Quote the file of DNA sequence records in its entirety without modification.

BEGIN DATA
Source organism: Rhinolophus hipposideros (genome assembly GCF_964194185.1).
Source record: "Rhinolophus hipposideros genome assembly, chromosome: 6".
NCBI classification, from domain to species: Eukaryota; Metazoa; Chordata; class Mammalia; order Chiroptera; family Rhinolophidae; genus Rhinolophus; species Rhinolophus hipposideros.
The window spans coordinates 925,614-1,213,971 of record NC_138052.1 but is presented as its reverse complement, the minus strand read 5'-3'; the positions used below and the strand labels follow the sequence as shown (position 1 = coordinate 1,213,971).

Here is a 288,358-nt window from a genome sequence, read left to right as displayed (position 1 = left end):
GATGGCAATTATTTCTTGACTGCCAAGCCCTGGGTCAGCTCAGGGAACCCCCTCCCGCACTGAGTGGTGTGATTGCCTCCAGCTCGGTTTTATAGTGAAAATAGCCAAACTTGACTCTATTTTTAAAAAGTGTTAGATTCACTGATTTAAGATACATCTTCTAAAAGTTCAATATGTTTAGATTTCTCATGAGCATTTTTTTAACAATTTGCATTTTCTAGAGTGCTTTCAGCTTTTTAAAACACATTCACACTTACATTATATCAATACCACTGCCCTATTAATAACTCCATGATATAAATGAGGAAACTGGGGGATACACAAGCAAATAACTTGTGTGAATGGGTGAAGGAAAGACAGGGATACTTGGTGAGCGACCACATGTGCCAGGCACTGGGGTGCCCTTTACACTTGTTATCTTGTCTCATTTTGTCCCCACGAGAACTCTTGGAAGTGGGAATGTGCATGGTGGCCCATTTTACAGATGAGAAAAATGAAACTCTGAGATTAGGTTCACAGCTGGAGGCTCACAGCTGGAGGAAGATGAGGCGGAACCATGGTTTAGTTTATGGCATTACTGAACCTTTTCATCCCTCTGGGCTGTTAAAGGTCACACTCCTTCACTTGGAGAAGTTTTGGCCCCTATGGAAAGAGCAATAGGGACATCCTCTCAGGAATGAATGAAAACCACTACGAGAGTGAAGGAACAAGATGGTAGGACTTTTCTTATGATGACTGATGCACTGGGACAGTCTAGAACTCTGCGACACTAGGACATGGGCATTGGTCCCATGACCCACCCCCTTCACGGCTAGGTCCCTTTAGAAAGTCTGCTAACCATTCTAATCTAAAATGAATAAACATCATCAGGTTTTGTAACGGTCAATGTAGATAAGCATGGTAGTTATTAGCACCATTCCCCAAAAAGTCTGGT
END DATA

Source organism: Rhinolophus hipposideros (genome assembly GCF_964194185.1).
Source record: "Rhinolophus hipposideros genome assembly, chromosome: 6".
NCBI classification, from domain to species: Eukaryota; Metazoa; Chordata; class Mammalia; order Chiroptera; family Rhinolophidae; genus Rhinolophus; species Rhinolophus hipposideros.
The window spans coordinates 925,614-1,213,971 of record NC_138052.1 but is presented as its reverse complement, the minus strand read 5'-3'; the positions used below and the strand labels follow the sequence as shown (position 1 = coordinate 1,213,971).

Here is a 288,358-nt window from a genome sequence, read left to right as displayed (position 1 = left end):
GATGGCAATTATTTCTTGACTGCCAAGCCCTGGGTCAGCTCAGGGAACCCCCTCCCGCACTGAGTGGTGTGATTGCCTCCAGCTCGGTTTTATAGTGAAAATAGCCAAACTTGACTCTATTTTTAAAAAGTGTTAGATTCACTGATTTAAGATACATCTTCTAAAAGTTCAATATGTTTAGATTTCTCATGAGCATTTTTTTAACAATTTGCATTTTCTAGAGTGCTTTCAGCTTTTTAAAACACATTCACACTTACATTATATCAATACCACTGCCCTATTAATAACTCCATGATATAAATGAGGAAACTGGGGGATACACAAGCAAATAACTTGTGTGAATGGGTGAAGGAAAGACAGGGATACTTGGTGAGCGACCACATGTGCCAGGCACTGGGGTGCCCTTTACACTTGTTATCTTGTCTCATTTTGTCCCCACGAGAACTCTTGGAAGTGGGAATGTGCATGGTGGCCCATTTTACAGATGAGAAAAATGAAACTCTGAGATTAGGTTCACAGCTGGAGGCTCACAGCTGGAGGAAGATGAGGCGGAACCATGGTTTAGTTTATGGCATTACTGAACCTTTTCATCCCTCTGGGCTGTTAAAGGTCACACTCCTTCACTTGGAGAAGTTTTGGCCCCTATGGAAAGAGCAATAGGGACATCCTCTCAGGAATGAATGAAAACCACTACGAGAGTGAAGGAACAAGATGGTAGGACTTTTCTTATGATGACTGATGCACTGGGACAGTCTAGAACTCTGCGACACTAGGACATGGGCATTGGTCCCATGACCCACCCCCTTCACGGCTAGGTCCCTTTAGAAAGTCTGCTAACCATTCTAATCTAAAATGAATAAACATCATCAGGTTTTGTAACGGTCAATGTAGATAAGCATGGTAGTTATTAGCACCATTCCCCAAAAAGTCTGGT